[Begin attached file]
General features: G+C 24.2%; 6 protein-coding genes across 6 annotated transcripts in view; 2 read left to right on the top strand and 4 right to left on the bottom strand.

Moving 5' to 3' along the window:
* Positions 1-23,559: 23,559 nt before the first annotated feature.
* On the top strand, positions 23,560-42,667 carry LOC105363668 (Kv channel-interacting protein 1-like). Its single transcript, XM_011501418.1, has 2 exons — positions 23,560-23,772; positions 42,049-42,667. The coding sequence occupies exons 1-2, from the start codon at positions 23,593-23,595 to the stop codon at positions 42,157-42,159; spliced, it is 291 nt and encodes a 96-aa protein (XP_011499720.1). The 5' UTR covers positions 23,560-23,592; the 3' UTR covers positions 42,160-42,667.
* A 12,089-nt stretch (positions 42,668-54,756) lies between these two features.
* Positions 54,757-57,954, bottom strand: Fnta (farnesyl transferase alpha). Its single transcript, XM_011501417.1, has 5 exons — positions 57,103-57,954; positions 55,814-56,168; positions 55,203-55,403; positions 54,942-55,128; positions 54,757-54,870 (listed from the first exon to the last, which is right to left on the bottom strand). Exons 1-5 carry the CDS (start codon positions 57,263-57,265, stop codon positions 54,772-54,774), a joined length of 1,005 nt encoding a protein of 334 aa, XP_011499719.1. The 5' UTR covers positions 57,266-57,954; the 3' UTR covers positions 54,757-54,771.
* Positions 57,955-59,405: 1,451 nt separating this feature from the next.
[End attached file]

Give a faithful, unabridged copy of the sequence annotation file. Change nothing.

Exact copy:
General features: G+C 24.2%; 6 protein-coding genes across 6 annotated transcripts in view; 2 read left to right on the top strand and 4 right to left on the bottom strand.

Moving 5' to 3' along the window:
* Positions 1-23,559: 23,559 nt before the first annotated feature.
* On the top strand, positions 23,560-42,667 carry LOC105363668 (Kv channel-interacting protein 1-like). Its single transcript, XM_011501418.1, has 2 exons — positions 23,560-23,772; positions 42,049-42,667. The coding sequence occupies exons 1-2, from the start codon at positions 23,593-23,595 to the stop codon at positions 42,157-42,159; spliced, it is 291 nt and encodes a 96-aa protein (XP_011499720.1). The 5' UTR covers positions 23,560-23,592; the 3' UTR covers positions 42,160-42,667.
* A 12,089-nt stretch (positions 42,668-54,756) lies between these two features.
* Positions 54,757-57,954, bottom strand: Fnta (farnesyl transferase alpha). Its single transcript, XM_011501417.1, has 5 exons — positions 57,103-57,954; positions 55,814-56,168; positions 55,203-55,403; positions 54,942-55,128; positions 54,757-54,870 (listed from the first exon to the last, which is right to left on the bottom strand). Exons 1-5 carry the CDS (start codon positions 57,263-57,265, stop codon positions 54,772-54,774), a joined length of 1,005 nt encoding a protein of 334 aa, XP_011499719.1. The 5' UTR covers positions 57,266-57,954; the 3' UTR covers positions 54,757-54,771.
* Positions 57,955-59,405: 1,451 nt separating this feature from the next.